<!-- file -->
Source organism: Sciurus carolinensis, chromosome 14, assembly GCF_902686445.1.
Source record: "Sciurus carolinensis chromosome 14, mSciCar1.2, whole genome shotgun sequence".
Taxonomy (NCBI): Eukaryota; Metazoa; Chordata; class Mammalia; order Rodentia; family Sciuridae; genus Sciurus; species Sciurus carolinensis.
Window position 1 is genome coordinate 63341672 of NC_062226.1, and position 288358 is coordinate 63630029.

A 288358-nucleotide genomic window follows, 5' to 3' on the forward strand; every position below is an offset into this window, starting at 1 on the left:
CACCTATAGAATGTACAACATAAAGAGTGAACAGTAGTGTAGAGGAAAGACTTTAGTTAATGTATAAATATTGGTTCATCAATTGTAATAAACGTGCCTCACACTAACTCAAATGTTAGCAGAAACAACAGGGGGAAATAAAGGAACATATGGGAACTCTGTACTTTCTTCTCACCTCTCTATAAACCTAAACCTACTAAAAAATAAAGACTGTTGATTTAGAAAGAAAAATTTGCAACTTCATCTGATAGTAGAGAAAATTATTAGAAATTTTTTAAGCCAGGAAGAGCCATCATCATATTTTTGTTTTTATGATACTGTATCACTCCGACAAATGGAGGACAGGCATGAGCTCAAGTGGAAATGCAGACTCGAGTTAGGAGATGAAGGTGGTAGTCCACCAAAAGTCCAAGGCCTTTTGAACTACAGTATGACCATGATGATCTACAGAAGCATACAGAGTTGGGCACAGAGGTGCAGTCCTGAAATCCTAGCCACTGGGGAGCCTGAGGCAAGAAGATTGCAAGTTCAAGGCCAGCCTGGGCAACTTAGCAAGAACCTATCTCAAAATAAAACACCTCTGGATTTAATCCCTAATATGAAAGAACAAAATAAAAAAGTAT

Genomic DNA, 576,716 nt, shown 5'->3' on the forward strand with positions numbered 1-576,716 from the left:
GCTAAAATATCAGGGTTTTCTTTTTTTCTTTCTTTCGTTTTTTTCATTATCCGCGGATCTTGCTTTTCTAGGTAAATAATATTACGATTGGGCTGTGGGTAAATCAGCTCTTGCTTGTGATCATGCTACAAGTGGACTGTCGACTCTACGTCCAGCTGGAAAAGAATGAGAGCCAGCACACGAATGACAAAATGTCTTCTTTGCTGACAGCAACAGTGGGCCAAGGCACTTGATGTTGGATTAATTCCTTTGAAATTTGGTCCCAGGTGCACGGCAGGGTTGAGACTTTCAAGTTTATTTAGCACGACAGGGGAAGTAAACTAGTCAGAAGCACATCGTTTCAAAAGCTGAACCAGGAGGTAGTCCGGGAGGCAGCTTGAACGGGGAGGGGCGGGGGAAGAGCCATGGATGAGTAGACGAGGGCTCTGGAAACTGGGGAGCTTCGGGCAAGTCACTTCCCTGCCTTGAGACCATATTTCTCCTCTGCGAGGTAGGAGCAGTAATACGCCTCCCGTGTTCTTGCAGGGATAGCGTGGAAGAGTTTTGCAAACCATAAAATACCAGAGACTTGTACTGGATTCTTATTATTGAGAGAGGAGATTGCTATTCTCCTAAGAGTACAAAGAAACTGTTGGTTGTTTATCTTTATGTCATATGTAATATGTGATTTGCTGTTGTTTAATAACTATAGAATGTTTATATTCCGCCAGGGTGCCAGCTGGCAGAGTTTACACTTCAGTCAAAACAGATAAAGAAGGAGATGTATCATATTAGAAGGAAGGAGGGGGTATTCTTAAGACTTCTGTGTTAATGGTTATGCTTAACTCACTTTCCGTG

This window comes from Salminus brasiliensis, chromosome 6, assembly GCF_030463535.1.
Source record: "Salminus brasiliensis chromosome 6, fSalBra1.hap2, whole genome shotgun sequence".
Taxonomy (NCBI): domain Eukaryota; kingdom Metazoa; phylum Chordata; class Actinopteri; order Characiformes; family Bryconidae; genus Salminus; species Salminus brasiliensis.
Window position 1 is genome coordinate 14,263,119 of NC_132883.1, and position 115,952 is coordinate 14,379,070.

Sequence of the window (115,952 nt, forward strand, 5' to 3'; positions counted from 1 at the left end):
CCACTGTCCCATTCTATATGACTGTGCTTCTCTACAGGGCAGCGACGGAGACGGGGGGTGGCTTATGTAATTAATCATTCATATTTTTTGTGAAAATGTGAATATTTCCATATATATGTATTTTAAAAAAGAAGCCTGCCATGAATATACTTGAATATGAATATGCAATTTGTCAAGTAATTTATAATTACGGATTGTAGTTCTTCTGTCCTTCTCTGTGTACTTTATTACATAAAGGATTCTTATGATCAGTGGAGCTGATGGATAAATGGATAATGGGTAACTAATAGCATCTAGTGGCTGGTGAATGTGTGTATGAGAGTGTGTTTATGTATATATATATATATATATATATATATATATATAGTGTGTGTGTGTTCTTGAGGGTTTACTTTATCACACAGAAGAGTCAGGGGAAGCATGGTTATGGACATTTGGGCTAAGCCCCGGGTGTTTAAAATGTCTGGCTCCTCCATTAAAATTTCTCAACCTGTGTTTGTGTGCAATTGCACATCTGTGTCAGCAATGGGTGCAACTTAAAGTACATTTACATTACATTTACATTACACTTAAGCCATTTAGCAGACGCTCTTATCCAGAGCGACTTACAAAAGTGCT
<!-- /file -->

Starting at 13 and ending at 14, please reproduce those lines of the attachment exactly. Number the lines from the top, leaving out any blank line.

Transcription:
Sequence of the window (115,952 nt, forward strand, 5' to 3'; positions counted from 1 at the left end):
CCACTGTCCCATTCTATATGACTGTGCTTCTCTACAGGGCAGCGACGGAGACGGGGGGTGGCTTATGTAATTAATCATTCATATTTTTTGTGAAAATGTGAATATTTCCATATATATGTATTTTAAAAAAGAAGCCTGCCATGAATATACTTGAATATGAATATGCAATTTGTCAAGTAATTTATAATTACGGATTGTAGTTCTTCTGTCCTTCTCTGTGTACTTTATTACATAAAGGATTCTTATGATCAGTGGAGCTGATGGATAAATGGATAATGGGTAACTAATAGCATCTAGTGGCTGGTGAATGTGTGTATGAGAGTGTGTTTATGTATATATATATATATATATATATATATATATATAGTGTGTGTGTGTTCTTGAGGGTTTACTTTATCACACAGAAGAGTCAGGGGAAGCATGGTTATGGACATTTGGGCTAAGCCCCGGGTGTTTAAAATGTCTGGCTCCTCCATTAAAATTTCTCAACCTGTGTTTGTGTGCAATTGCACATCTGTGTCAGCAATGGGTGCAACTTAAAGTACATTTACATTACATTTACATTACACTTAAGCCATTTAGCAGACGCTCTTATCCAGAGCGACTTACAAAAGTGCT